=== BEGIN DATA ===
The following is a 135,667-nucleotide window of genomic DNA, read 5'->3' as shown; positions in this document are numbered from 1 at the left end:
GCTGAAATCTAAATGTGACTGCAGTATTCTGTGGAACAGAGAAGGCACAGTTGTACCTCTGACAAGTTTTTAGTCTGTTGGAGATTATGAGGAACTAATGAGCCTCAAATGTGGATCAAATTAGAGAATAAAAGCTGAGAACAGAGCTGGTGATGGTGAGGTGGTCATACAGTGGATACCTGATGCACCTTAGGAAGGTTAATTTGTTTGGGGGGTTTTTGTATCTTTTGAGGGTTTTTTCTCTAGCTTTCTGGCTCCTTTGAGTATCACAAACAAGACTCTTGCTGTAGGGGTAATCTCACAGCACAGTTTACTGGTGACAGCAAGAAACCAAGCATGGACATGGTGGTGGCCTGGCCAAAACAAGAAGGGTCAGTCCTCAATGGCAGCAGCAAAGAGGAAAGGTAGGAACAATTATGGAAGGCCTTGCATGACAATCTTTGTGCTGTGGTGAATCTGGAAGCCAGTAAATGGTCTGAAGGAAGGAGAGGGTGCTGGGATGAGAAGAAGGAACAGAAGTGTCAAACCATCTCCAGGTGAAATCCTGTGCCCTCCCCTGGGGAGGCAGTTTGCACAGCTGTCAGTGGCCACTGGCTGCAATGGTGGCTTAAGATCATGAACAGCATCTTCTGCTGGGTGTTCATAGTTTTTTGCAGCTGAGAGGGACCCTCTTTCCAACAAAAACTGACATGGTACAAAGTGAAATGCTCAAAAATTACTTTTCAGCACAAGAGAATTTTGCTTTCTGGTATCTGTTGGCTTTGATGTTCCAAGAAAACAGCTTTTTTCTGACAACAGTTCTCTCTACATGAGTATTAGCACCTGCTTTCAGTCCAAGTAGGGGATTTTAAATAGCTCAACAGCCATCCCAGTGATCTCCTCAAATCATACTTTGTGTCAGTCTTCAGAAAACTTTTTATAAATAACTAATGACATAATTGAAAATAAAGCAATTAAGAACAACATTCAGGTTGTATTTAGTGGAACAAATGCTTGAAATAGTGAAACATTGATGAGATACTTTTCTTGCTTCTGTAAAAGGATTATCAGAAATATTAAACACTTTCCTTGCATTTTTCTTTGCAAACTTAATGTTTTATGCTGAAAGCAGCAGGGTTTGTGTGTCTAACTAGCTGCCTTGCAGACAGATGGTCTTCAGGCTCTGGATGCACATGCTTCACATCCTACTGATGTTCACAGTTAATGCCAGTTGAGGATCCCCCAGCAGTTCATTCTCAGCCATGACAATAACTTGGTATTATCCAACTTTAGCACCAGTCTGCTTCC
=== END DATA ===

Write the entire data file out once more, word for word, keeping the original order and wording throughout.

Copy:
The following is a 135,667-nucleotide window of genomic DNA, read 5'->3' as shown; positions in this document are numbered from 1 at the left end:
GCTGAAATCTAAATGTGACTGCAGTATTCTGTGGAACAGAGAAGGCACAGTTGTACCTCTGACAAGTTTTTAGTCTGTTGGAGATTATGAGGAACTAATGAGCCTCAAATGTGGATCAAATTAGAGAATAAAAGCTGAGAACAGAGCTGGTGATGGTGAGGTGGTCATACAGTGGATACCTGATGCACCTTAGGAAGGTTAATTTGTTTGGGGGGTTTTTGTATCTTTTGAGGGTTTTTTCTCTAGCTTTCTGGCTCCTTTGAGTATCACAAACAAGACTCTTGCTGTAGGGGTAATCTCACAGCACAGTTTACTGGTGACAGCAAGAAACCAAGCATGGACATGGTGGTGGCCTGGCCAAAACAAGAAGGGTCAGTCCTCAATGGCAGCAGCAAAGAGGAAAGGTAGGAACAATTATGGAAGGCCTTGCATGACAATCTTTGTGCTGTGGTGAATCTGGAAGCCAGTAAATGGTCTGAAGGAAGGAGAGGGTGCTGGGATGAGAAGAAGGAACAGAAGTGTCAAACCATCTCCAGGTGAAATCCTGTGCCCTCCCCTGGGGAGGCAGTTTGCACAGCTGTCAGTGGCCACTGGCTGCAATGGTGGCTTAAGATCATGAACAGCATCTTCTGCTGGGTGTTCATAGTTTTTTGCAGCTGAGAGGGACCCTCTTTCCAACAAAAACTGACATGGTACAAAGTGAAATGCTCAAAAATTACTTTTCAGCACAAGAGAATTTTGCTTTCTGGTATCTGTTGGCTTTGATGTTCCAAGAAAACAGCTTTTTTCTGACAACAGTTCTCTCTACATGAGTATTAGCACCTGCTTTCAGTCCAAGTAGGGGATTTTAAATAGCTCAACAGCCATCCCAGTGATCTCCTCAAATCATACTTTGTGTCAGTCTTCAGAAAACTTTTTATAAATAACTAATGACATAATTGAAAATAAAGCAATTAAGAACAACATTCAGGTTGTATTTAGTGGAACAAATGCTTGAAATAGTGAAACATTGATGAGATACTTTTCTTGCTTCTGTAAAAGGATTATCAGAAATATTAAACACTTTCCTTGCATTTTTCTTTGCAAACTTAATGTTTTATGCTGAAAGCAGCAGGGTTTGTGTGTCTAACTAGCTGCCTTGCAGACAGATGGTCTTCAGGCTCTGGATGCACATGCTTCACATCCTACTGATGTTCACAGTTAATGCCAGTTGAGGATCCCCCAGCAGTTCATTCTCAGCCATGACAATAACTTGGTATTATCCAACTTTAGCACCAGTCTGCTTCC